Shah Nimatullah Wali

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Shāh Nimatullāh or Shāh Ni'matullāh Wali (1330–1431) (Persian: شاه نعمت‌الله ولیShāh Ni'matullāh-i Valī), also spelled as Ne'matollah, Ni'matallah and Ni'mat Allāh, was a Sufi Master and poet from the 14th and 15th centuries. Today the Sufi order Nimatullahi considers him its founder.[1]

Biography[edit]

Born in Aleppo, Syria, Ni’mattullah traced his own descent from the seventh Imam musa kazim a.s, in both a poetic work as well as an epistle reproduced by his biographers ‘Abd al-Razzāq Kirmānī and ‘Abd al-‘Azīz Wā’iẓ. Ni'matullah travelled widely through the Muslim world, learning the philosophies of many masters, but not finding a personal teacher he could dedicate himself to. Ni'matullah studied the writings of the great Sufi philosopher and mystic Ibn ʿArabī.

Ni'matullah met Abdollah Yafe'i in Mecca and subsequently became his disciple. He studied intensely with his teacher for seven years. Spiritually transformed, he was sent out for a second round of travels; this time as a realized teacher.

Ni'matullah temporarily resided near Samarkand, along the great Central Asian Silk Road. It was here that he met the conqueror Tamerlane, but in order to avoid conflict with the worldly ruler; Ni'matullah soon left and eventually settled in the Baloch region of Kerman. His shrine is in nearby Mahan.

By the time Ni'matullah died, his fame had spread throughout Persia and India, (Though his presence is not much noted in India) and it is said[vague] he initiated hundreds of thousands of followers in the path now known by his name.

Ni'matullah's son Shah Khalilullah was the next qutb (master) of the Nimatullahi order. On the invitation of Sultan Ahmed Shah Al Wali Bahamani Of Bidar Sultanate Deccan to Shah Nimatullah Wali, he replied "I am 104 yrs old, I can not come, I am sending my son Shah Khalilullah " to Deccan (around 1430 C.E).

The silsilah (spiritual lineage) of the Nimatulli then moved to Ashtoor outside Bidar in the Deccan. Before Shah his brother Shah Nasrullah came to Bidar and was later married to the Sultan's daughter. The place where the Sultan received Shah is now Khalilabad outside Bidar. The Sultan saw Shah in his dream and wished that the saint come to Bidar. This dream according to many history books was realized, as when he received Shah he told his counsels, "If this is the same person I saw in my dream he should be carrying an octagon -shaped head cap”, and hence he was satisfied when Shah Khalilullah presented him with the cap. Today, even the Tomb of Shah is octagonal.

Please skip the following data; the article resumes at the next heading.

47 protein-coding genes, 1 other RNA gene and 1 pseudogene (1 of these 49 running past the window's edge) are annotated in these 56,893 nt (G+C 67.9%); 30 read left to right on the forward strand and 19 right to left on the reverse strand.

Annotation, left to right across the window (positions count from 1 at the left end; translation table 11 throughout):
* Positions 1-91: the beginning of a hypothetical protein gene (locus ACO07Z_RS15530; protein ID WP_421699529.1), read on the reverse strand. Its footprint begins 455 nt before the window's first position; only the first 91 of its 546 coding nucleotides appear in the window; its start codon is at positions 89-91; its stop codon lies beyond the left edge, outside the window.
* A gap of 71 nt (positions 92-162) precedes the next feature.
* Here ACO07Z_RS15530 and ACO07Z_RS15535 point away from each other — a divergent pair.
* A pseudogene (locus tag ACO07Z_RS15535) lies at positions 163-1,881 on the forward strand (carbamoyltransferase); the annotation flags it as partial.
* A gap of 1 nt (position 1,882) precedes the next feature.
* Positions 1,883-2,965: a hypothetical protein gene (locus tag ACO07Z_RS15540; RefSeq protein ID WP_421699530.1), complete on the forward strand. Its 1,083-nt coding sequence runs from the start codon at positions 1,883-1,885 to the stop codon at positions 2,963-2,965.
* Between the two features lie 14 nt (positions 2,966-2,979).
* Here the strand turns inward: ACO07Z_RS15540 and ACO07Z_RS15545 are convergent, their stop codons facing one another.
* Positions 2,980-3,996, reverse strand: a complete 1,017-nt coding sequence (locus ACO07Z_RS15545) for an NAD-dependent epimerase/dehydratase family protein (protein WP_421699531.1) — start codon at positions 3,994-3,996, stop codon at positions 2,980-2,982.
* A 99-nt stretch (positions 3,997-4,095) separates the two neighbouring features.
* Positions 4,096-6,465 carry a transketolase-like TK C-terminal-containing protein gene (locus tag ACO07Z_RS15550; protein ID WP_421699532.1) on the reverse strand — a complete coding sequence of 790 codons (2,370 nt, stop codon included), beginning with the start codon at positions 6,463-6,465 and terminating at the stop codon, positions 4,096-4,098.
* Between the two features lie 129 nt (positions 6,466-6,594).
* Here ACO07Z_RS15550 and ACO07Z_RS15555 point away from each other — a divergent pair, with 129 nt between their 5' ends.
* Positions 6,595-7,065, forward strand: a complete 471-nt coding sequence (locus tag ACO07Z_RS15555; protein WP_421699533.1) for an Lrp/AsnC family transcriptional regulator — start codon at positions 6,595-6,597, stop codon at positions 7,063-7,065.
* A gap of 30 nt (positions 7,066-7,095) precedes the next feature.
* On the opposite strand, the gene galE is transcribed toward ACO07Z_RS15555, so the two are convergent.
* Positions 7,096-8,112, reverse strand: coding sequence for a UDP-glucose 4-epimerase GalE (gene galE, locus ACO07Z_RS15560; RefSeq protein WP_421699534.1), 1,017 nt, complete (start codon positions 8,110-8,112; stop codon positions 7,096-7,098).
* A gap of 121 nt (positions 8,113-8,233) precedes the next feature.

The Tomb of Shah Khalilullah[edit]

Shah Khalilullah's tomb is located outside Bidar fort and known as "chokundi". Today it is under the authority of the Archaeological Survey of India. Shah Khalilullah was succeeded by numerous other qutbs (masters) including Shah Mir Mahmud Deccani, Shams al Din Deccani and Reza Ali Shah Deccani. The silsilah moved back to Iran after the Sufi master Reza Ali Shah Deccani’s ordered his disciple Ali Shah Deccani in the year 1194 AH, nearing the end of Karim Khan Zand’s dynasty to depart to Iran with his family and entered Shiraz. Not long after the establishment of the Safawid Shi’i state, the Ni’matullahi order publically declared itself Shi'i.

Poetry[edit]

Shah N'imatullah Wali left a Persian Language Diwan (poetry).[2] A famous poem or Ode, attributed to Shah Nimatullah Wali, with the rhyme Mey Beenum, has been published by Shah Ismail Shaheed in his book Arbaeen-fi-Ahwaal-al-Mahdiyyeen (1851)[3]

Shrine[edit]

His shrine is in Mahan, Iran. For more information see: Shah Nematollah Vali Shrine

Notes[edit]

  1. ^ Liyajat Nathani Takim. Shi'ism in America. (New York: New York University Press, 2009) p. 43
  2. ^ Divan Shah Nimatullah Wali Print 1813 https://archive.org/details/DivanShahNematollahSangi1813
  3. ^ http://archive.org/stream/ArbaeenFiAhwaalUlMahdiyyeein/Arbaeen%20fi%20Ahwaal%20ul%20Mahdiyyeein#page/n47/mode/2upArbaeen-fi-Ahwaal-al-Mahdiyyeen (1851)

Bibliography[edit]

External links[edit]

[1] [2] [3]